It is evident that, both at the levels of declaratory contemporary international law and painstakingly produced available texts regarding implementation, there is firm support for the pivotal role that the family has to play in the society.

Islamic States: Countering the Current Threats to Family

For my present analysis, it is not necessary to advert to those issues wherein the efforts of the international community have also attempted to dilute this transcendental position of the family while addressing allied questions dealing essentially with contemporary conceptions of morals and ethics. However, a brief look at some of the current trends at the transnational level of the anti-family protagonists and the Muslim states will be helpful in evaluating the crucial role that the teachings of Islam have played in this ongoing evolution.

This trend is visible in the United Nations in New York, at the vigorous debates of the UN Human Rights agencies in Geneva, and at other transnational forums where discussions of this subject may take place. When the General Assembly of the United Nations proclaimed 1994 as the Year of the Family, the Muslim states played a key role in the discussions that were to become its guiding spirit and the basis of its dynamism.[33] Several heads of Islamic states or their foreign ministers helped this proclamation to become a reality by committing their countries to this noble cause. Prominent among the leaders of this ideology were countries such as Saudi Arabia, Pakistan, Egypt, Iran, Malaysia, and Sudan. The main proposals to emerge in the discussions that followed this proclamation of the General Assembly included the establishment of councils of families at national levels.[34]

Why recognize 1994 as the International Year of the Family? the most compelling reason was that the year provided a major opportunity to build and strengthen partnerships between families, governments at all levels, community organizations, businesses and unions, in order to support and share the responsibility of care for children and other family members made vulnerable by illness, disability, or old age. The objective was a better distribution of resources, and opportunities to improve living standards and the quality of life, strengthening the essential interdependence of families, communities, and government policies, thereby integrating private responsibility and social responsibility. This theme of building better partnerships between families, governments, and communities is a priority issue identified by the governments of various countries.[35]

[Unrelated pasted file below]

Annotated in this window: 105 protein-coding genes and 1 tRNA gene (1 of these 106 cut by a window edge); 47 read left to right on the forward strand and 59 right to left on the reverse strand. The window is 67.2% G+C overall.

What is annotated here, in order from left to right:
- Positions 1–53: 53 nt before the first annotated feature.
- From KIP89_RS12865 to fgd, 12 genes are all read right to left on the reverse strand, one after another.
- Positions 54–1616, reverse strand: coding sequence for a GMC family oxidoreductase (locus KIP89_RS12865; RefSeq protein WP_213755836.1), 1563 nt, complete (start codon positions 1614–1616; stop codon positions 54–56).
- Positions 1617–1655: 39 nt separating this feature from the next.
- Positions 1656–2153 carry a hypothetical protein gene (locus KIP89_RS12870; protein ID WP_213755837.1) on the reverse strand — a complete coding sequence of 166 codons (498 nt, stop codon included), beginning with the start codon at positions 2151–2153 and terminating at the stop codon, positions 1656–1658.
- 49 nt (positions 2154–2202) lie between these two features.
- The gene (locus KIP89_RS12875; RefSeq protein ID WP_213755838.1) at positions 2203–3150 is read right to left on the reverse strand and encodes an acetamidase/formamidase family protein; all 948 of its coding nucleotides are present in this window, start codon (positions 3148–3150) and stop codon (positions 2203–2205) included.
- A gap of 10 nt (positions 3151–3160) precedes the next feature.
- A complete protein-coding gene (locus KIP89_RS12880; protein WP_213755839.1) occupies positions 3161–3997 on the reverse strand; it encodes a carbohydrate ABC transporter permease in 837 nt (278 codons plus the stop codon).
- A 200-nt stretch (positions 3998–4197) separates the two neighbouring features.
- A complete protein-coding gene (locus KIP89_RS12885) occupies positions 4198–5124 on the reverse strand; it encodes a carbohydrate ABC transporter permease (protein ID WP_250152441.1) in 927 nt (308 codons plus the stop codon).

All Muslim countries have, while adopting similar policies in respect of the family, different approaches towards the Shari`ah.

It may be mentioned that all Muslim countries, designated or considered as such, have, while generally adopting similar policies in respect of the family, somewhat different approaches towards the Sharia as being the fundamental law of the land. For example, Malaysia, unlike Pakistan or Saudi Arabia or Iran, while not binding the government by the Sharia as its grundnorm of constitutional jurisprudence, has in its corpus juris of codified law the clear legal mandate that it is the Sharia that still basically governs the family law, where the “Law of God” is applied.[36] But in states like Pakistan or Iran it is the Muslim Law that has a standard of the supremacy of constitutional norms.

The actions and policies of the Muslim countries in defense of the family have been most evident in the proceedings of the UN Human Rights Commission (HRC) meetings in Geneva. At this institution, known for its “liberal” slant in most interpretive efforts of the existing spectrum of human rights, on several occasions matters relating to family rights have been focused upon. Accordingly, the HRC has dealt with many family-connected social, cultural, economic, technical, and administrative matters as well. While the focus of such a diversified scope of activity has been multidimensional, its handling of core issues of concern to family has been less than benign.

In 2003 at the UN Human Rights Commission, a resolution was introduced to promote and protect the rights of all regardless of their sexual orientation.

The most recent examples of such an attitude are most poignantly brought out by its handling of the well-known “sexual orientation” resolution. In 2003 the Government of Brazil introduced during the annual meetings of the HRC the said resolution, which in its operative part said:

Stresses those human rights and fundamental freedoms are the birthright of all human beings that the universal nature of these rights and freedoms is beyond question and that the enjoyment of such rights and freedoms should not be hindered in any way on the grounds of sexual orientation.